Ages ago, I received my first rejection letter for the book. It read exactly as follows: thanks but no
No capitalization. No punctuation. It was demoralizing. Not because it was a rejection, this I had expected, but because it was so curt. I had spent the better part of three months crafting my query letter and an additional two to three hours tailoring it to this particular agency. And just like that: thanks but no.
Now, after what feels like an eternity of filling out online applications, sending emails, submitting my résumé, making phone calls and spending substantial amounts of time crafting a cover letter for each and every submission and getting absolutely nothing in response, I can honestly say I’ll take a ‘thanks but no’ any day. It is, at the very least, an acknowledgement of my efforts.
Whenever I engage news items meant to put a face to the un(der)employed, I always come away feeling as though the writer has stopped just short of the full experience. The lack of health care, the inability to pay for the basics–let alone any unforeseen and always costly expenses–and the emotional stress that this existential crisis creates is expounded upon in great detail. In a capitalistic society, I wouldn’t expect such articles to be about anything other than a lack of fiscal productivity and its effects on self-esteem. But, there’s another experience that exacerbates the more immediate, aforementioned circumstances: a constant barrage of rejection.
The process of finding a job in a depressed market is proving to be an emotional expedition in its own right. Along the way you shed dreams of living in a particular area. You dismiss illusions of finding a job you’ll actually enjoy. You leave the world you’ve worked hard to break into for the one you’ve always known and the societal rejections and dismissals that come with being un(der)employed. And, as if digesting your new reality isn’t enough, you must take up the active pursuit of rejection inherent in finding a job.
I feel the anguish of imminent rejection most intensely when I’m crafting my cover letters. Like the query letter, a cover letter is the first impression one makes in a situation where, in this economy (the cliché of the decade), the statistical probability of rejection is practically guaranteed. Both letters are appeals to higher powers. Please hire me. Please publish me. Please assess me and find me worthy of joining your institution based solely on this three-hundred word document extolling the virtues you want to hear about most, all so that I may live the life of a productive human being.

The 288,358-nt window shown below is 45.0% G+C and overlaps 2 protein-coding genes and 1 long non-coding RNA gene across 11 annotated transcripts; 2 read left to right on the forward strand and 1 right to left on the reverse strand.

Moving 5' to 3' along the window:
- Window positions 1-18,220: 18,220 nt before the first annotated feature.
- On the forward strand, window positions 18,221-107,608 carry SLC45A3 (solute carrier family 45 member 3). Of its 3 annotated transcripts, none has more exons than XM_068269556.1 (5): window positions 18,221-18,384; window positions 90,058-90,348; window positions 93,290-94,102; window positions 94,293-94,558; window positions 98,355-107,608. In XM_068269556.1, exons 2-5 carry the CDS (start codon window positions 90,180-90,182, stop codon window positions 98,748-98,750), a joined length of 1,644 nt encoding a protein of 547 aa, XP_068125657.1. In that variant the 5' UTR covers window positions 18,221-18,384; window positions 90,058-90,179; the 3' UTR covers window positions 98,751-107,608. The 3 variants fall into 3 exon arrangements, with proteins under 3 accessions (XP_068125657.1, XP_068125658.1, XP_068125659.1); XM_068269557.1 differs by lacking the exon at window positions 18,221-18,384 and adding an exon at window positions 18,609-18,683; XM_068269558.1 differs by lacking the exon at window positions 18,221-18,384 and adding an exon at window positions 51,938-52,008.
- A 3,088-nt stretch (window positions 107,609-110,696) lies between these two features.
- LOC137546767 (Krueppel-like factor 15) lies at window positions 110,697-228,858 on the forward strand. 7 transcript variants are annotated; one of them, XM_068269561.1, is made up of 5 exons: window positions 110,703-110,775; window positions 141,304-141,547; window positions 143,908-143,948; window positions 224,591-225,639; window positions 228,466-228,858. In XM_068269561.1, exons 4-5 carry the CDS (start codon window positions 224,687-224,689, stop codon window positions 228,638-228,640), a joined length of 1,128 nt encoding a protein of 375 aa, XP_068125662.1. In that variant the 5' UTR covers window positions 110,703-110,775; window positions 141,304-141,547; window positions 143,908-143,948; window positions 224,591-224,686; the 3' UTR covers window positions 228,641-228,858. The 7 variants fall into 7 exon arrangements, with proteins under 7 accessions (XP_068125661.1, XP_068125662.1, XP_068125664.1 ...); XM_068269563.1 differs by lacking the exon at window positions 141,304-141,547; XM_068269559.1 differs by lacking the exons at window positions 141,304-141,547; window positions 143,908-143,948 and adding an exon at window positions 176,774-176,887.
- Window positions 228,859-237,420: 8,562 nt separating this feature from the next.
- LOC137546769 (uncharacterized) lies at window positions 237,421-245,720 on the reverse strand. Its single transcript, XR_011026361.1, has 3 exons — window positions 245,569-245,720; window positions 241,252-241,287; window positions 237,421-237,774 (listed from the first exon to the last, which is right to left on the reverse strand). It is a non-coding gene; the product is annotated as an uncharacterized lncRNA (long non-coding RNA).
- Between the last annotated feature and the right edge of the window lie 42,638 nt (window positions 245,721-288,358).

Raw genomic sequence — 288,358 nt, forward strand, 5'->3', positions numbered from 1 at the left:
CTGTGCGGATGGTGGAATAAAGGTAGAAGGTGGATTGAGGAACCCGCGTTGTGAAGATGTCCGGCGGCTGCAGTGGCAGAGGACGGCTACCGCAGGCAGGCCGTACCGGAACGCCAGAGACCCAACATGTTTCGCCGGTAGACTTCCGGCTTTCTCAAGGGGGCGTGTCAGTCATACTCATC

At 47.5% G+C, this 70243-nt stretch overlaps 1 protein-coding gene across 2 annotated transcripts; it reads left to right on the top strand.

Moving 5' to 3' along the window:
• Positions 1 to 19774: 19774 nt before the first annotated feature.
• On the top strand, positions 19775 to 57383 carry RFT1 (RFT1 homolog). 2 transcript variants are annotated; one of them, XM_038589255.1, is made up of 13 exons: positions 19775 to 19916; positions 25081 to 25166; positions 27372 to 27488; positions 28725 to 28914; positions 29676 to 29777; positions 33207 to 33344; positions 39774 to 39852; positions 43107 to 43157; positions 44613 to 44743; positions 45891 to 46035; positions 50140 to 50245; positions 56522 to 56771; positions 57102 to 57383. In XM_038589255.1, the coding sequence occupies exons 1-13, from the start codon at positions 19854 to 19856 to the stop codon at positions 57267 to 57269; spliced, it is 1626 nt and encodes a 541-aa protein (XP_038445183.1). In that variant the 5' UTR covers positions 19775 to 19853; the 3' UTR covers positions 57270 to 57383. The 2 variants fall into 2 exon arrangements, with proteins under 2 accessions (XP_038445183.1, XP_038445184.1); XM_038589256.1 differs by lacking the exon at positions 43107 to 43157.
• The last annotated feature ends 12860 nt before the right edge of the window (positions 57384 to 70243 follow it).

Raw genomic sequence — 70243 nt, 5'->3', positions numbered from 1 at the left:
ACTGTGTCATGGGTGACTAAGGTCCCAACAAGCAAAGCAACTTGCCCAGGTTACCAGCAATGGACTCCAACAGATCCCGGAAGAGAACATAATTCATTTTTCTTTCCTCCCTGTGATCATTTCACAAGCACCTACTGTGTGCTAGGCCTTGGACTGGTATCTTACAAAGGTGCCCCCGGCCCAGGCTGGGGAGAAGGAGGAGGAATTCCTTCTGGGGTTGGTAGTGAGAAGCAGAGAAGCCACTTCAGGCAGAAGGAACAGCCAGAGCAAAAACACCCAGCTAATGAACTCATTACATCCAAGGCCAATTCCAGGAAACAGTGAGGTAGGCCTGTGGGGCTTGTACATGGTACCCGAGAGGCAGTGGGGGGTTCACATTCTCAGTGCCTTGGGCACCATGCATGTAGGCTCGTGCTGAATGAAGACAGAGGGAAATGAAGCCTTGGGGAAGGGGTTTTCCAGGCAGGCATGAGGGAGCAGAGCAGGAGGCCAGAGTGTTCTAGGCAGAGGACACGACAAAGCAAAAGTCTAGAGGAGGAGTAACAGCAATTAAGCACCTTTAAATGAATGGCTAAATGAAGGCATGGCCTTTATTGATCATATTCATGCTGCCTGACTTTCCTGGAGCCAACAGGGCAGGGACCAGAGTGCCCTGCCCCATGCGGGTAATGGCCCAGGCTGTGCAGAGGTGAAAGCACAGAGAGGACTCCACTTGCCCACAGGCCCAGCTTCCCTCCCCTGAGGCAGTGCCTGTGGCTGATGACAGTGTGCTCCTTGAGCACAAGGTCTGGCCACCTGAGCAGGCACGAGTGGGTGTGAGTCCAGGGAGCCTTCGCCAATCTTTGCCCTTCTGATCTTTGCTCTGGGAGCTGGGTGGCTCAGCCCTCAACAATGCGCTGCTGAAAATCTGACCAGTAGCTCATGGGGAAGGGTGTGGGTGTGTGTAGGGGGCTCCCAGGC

Of course I understand the function and necessity of the résumé and cover letter, but that doesn’t mean I have to like it. It’s when I’m working on these documents that the entire process of being hired feels unfairly arbitrary. The more I scrutinize a letter, the more it seems ridiculous to me that a couple of sheets of paper determine whether I make it into the next round of considerations. Is anyone ever able to distill their education, experience, and personality into a one page letter that vaguely resembles a fair and accurate summation whilst focusing on telling some anonymous someone what they want to hear? And if I’m going to put the time and thought into doing so, can’t it be common courtesy to acknowledge what I’m putting down, even if you aren’t picking it up?
I try my best not to take the rejection personally. The fact that the economy is in such bad shape eases my pain a little. When I do receive rejection letters in the mail–a rare occurrence–I’m actually grateful someone somewhere took the time to notify me. Mostly, though, I’m just used to it. I try to be systematic about the job search and application process. At the first signs of frustration and depression I ease up and regroup. If that means it takes me longer to find a job, so be it. Because, when it comes to letting this entire process run me into the ground, I’ve adopted a little philosophy I like to call: thanks but no.